Title: "Diffusion MRI and DKI to evaluate the axonal degeneration in vivo: general framework and focus on some processing tools"
Speaker: Stéphanie Guérit (ICTEAM/ELEN, UCL)
Location: "Shannon" Seminar Room (a105) Place du Levant 3, Maxwell Building, 1st floor
Date / Time (duration): January 22, 10h00 (~ 40')
Abstract: A lot of incidents in everyday life can lead to spinal cord injuries: motor vehicle accidents, falls, sport injuries, etc. In some cases, the consequences are superficial or reversible but they can also have an important impact on the quality of life of the patients by the permanent loss of functionality. At this time, the process of axonal degeneration in the central nervous system (CNS), responsible for this functional loss, is not well known. The current clinical methods to evaluate the extent of the damage are based on the sensorial perception of the patient and its ability to contract some of his muscles. There exists no objective method based on the observation of physiological processes.
The main goal of my master thesis was to explore the possibility to use diffusion MRI to characterize the axonal degeneration after spinal cord injury. This is a non-invasive technique producing diffusion weighted images (i.e. images whose intensity of each voxel depends on the diffusion of water molecules inside). The degeneration of the nervous fibers modifies the properties of the axonal membrane and the myelin sheath leading to changes in the diffusion profile of water molecules. Three steps are considered: (i) the recovery of the displacement profile of water molecules from the MR signal, (ii) the extraction of relevant metrics from these profiles and (iii) the correspondence between these ones and the changes observed in the microstructure (histological analyses). The last step is essential to assess if the metrics are pertinent biomarkers.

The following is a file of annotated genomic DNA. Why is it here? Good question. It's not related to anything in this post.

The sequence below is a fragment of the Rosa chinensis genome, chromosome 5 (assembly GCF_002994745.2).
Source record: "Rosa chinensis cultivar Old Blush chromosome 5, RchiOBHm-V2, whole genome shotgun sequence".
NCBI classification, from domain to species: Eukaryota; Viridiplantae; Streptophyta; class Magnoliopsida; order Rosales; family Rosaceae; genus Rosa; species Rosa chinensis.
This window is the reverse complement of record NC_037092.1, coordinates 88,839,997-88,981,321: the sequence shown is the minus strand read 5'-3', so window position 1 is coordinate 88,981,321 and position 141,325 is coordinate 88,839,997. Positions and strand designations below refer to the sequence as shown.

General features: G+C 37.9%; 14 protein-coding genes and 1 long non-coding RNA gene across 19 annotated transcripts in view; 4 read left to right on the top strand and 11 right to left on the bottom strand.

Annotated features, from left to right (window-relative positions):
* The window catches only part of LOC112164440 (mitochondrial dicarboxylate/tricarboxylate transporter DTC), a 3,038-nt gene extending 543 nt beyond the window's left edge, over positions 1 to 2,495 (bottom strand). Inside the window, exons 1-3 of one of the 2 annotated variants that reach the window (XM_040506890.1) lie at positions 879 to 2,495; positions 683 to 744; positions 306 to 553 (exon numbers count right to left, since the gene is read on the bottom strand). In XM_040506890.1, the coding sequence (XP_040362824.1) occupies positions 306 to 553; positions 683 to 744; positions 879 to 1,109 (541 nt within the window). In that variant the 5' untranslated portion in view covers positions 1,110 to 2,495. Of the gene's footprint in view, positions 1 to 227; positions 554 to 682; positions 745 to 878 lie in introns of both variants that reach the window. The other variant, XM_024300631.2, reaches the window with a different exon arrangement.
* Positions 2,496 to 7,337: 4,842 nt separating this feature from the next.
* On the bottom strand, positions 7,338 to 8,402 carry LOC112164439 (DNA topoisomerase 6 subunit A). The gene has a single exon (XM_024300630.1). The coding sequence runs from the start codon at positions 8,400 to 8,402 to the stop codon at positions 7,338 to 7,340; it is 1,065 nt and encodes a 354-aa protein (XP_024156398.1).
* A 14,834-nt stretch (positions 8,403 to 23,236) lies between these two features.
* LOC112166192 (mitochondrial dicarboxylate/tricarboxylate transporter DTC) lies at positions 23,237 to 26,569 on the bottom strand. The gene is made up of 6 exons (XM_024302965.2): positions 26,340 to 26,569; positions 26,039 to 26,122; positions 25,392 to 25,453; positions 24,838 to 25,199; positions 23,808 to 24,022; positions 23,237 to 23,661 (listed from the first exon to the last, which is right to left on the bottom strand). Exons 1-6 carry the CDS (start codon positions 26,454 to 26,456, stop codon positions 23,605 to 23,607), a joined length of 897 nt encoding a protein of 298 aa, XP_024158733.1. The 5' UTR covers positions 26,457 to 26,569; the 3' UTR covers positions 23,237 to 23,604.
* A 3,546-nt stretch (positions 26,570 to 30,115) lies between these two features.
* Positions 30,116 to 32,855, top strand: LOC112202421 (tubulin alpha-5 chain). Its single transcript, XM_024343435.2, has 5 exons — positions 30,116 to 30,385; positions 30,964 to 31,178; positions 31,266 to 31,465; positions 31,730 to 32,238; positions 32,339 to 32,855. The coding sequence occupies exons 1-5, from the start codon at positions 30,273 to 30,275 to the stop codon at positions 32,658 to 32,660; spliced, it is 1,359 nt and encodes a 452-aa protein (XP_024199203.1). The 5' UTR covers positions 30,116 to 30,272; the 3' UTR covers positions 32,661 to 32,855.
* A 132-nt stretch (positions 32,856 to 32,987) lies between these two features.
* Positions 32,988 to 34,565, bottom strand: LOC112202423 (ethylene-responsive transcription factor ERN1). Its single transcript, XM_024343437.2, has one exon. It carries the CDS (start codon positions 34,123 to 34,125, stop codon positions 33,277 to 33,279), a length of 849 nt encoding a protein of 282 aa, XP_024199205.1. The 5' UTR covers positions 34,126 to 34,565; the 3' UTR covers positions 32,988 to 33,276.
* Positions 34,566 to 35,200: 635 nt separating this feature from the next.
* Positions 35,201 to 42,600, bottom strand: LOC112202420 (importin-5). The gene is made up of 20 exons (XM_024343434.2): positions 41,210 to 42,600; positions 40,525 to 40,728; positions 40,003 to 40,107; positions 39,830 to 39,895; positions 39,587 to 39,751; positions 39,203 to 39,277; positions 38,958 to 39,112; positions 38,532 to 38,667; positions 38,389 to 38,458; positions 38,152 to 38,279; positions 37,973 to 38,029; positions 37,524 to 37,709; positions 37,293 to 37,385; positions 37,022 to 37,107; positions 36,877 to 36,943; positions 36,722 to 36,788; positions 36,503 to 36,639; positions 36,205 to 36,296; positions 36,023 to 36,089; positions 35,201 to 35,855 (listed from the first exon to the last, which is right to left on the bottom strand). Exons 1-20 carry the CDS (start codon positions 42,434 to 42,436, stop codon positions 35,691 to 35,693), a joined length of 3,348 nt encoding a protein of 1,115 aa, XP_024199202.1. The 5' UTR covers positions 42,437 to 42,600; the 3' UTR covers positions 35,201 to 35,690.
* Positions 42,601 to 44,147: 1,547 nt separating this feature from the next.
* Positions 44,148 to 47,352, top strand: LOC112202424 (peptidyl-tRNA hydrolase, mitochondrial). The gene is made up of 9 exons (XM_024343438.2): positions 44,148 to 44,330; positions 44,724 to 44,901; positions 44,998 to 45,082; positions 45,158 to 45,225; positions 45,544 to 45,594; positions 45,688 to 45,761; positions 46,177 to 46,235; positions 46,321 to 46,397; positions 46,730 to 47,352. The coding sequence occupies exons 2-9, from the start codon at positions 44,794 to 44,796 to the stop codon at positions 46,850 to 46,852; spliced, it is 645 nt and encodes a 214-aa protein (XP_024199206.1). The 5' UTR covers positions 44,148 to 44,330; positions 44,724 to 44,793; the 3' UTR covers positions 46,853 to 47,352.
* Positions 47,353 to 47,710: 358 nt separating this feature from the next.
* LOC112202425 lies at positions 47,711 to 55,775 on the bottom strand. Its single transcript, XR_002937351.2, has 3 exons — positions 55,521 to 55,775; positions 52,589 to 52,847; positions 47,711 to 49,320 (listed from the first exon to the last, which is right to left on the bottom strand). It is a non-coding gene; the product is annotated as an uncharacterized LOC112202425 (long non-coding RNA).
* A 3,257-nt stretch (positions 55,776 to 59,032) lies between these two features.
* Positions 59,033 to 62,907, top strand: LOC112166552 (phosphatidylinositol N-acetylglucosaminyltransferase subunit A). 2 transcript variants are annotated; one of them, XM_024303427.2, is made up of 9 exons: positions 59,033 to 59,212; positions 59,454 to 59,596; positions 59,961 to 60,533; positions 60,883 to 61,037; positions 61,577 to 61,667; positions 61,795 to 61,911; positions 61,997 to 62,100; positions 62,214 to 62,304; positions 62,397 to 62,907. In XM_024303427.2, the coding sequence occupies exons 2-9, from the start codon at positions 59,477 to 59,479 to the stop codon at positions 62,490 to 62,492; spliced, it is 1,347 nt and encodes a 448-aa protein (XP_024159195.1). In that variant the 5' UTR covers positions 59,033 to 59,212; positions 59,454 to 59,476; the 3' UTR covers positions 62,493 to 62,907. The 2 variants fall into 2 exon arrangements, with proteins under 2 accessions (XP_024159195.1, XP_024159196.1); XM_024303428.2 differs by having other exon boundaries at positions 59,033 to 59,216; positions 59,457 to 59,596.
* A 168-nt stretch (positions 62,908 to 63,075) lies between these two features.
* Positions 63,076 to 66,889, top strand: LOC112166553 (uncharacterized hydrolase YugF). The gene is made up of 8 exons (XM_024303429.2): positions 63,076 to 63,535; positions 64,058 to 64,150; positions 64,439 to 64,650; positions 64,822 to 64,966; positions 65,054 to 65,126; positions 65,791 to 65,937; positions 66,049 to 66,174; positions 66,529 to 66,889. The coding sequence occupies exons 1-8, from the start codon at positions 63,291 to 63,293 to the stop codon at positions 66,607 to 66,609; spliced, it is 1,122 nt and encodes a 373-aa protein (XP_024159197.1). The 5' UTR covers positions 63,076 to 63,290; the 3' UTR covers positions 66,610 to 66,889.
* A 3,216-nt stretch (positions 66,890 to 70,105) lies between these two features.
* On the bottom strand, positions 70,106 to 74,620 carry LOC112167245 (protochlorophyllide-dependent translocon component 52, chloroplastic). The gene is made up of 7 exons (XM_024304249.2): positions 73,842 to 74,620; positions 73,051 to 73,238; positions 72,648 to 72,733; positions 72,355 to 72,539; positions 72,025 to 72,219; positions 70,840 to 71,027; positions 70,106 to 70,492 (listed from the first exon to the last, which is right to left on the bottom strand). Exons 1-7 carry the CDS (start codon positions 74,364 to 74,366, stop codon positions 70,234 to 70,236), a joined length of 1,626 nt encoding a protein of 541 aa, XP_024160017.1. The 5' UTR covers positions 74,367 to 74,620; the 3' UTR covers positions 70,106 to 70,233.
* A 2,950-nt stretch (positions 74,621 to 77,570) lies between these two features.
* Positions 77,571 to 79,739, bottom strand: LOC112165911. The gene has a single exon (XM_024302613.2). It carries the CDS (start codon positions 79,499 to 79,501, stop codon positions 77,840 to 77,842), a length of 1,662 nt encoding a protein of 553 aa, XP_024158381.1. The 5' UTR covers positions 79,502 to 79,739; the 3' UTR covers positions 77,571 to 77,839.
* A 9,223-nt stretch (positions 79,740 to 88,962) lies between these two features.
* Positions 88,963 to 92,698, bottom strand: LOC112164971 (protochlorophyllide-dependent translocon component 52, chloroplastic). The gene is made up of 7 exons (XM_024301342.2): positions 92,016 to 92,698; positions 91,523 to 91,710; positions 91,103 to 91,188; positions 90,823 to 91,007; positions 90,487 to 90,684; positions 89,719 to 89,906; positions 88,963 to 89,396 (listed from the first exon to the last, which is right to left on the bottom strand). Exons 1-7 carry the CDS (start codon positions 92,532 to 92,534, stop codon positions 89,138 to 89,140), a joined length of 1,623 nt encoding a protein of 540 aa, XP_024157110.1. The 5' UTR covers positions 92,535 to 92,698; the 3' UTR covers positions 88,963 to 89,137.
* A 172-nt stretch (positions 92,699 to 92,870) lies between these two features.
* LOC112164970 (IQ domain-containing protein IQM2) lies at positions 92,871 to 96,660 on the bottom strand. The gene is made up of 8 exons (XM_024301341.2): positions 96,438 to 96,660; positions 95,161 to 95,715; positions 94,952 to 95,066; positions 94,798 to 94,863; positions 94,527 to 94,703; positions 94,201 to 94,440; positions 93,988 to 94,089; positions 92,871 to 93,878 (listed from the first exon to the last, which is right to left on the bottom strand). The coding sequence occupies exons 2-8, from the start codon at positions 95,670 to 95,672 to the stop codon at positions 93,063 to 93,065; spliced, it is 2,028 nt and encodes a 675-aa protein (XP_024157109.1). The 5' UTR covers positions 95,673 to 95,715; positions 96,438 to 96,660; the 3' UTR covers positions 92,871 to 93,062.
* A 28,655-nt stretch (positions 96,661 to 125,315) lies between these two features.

The goal of this talk is to present an overview of the work realized during my master thesis with a particular focus on the processing step, i.e. the noise correction in MR images and the different diffusion models used to fit the data.
Last updated January 22, 2014, at 02:17 PM